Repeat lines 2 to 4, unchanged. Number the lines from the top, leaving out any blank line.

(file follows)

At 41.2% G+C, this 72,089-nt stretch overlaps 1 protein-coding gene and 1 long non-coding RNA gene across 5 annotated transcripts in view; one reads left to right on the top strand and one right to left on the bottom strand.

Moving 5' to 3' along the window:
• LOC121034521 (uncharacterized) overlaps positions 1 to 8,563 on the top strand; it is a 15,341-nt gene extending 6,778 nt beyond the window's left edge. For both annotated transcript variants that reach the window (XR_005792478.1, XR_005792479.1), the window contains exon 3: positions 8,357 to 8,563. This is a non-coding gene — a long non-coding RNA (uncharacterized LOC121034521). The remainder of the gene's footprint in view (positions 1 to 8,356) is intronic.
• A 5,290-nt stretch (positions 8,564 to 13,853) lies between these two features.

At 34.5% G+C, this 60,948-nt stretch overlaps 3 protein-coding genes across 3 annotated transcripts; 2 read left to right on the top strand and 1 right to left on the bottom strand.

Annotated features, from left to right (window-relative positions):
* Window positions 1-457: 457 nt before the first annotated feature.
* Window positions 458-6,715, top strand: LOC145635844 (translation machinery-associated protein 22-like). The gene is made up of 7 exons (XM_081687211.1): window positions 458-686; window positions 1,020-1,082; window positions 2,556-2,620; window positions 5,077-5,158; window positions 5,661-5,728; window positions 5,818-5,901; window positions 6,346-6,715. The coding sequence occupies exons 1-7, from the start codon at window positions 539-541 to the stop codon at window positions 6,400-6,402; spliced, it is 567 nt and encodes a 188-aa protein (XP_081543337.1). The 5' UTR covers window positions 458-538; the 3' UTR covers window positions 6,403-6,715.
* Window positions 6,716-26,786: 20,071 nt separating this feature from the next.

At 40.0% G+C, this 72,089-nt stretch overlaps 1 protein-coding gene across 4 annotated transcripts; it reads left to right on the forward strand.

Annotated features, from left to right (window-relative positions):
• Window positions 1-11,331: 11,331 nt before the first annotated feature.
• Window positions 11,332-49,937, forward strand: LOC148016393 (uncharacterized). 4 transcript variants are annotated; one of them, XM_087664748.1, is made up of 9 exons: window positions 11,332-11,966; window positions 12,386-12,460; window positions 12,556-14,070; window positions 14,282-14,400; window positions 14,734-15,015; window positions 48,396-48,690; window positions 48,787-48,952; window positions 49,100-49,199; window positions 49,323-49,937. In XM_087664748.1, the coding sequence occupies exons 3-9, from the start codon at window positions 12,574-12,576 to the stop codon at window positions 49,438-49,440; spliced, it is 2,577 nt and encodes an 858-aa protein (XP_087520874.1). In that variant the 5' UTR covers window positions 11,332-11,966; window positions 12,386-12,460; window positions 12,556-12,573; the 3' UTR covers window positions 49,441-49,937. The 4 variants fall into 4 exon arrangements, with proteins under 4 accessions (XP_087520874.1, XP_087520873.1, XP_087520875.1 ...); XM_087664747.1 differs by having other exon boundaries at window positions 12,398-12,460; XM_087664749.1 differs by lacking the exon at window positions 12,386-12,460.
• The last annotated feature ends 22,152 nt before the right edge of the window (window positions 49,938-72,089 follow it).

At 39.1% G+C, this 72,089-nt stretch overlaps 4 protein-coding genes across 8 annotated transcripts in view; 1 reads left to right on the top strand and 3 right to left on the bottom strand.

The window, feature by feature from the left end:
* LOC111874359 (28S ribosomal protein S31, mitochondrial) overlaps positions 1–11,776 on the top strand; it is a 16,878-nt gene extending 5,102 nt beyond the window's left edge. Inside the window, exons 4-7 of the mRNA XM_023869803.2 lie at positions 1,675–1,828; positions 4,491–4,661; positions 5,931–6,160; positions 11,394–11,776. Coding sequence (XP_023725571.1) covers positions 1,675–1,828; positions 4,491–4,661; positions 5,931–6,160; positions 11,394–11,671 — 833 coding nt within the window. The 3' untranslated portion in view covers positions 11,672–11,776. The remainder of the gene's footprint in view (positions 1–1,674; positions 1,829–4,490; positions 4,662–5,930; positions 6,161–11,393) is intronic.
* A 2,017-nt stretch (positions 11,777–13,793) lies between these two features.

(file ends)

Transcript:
Moving 5' to 3' along the window:
• LOC121034521 (uncharacterized) overlaps positions 1 to 8,563 on the top strand; it is a 15,341-nt gene extending 6,778 nt beyond the window's left edge. For both annotated transcript variants that reach the window (XR_005792478.1, XR_005792479.1), the window contains exon 3: positions 8,357 to 8,563. This is a non-coding gene — a long non-coding RNA (uncharacterized LOC121034521). The remainder of the gene's footprint in view (positions 1 to 8,356) is intronic.
• A 5,290-nt stretch (positions 8,564 to 13,853) lies between these two features.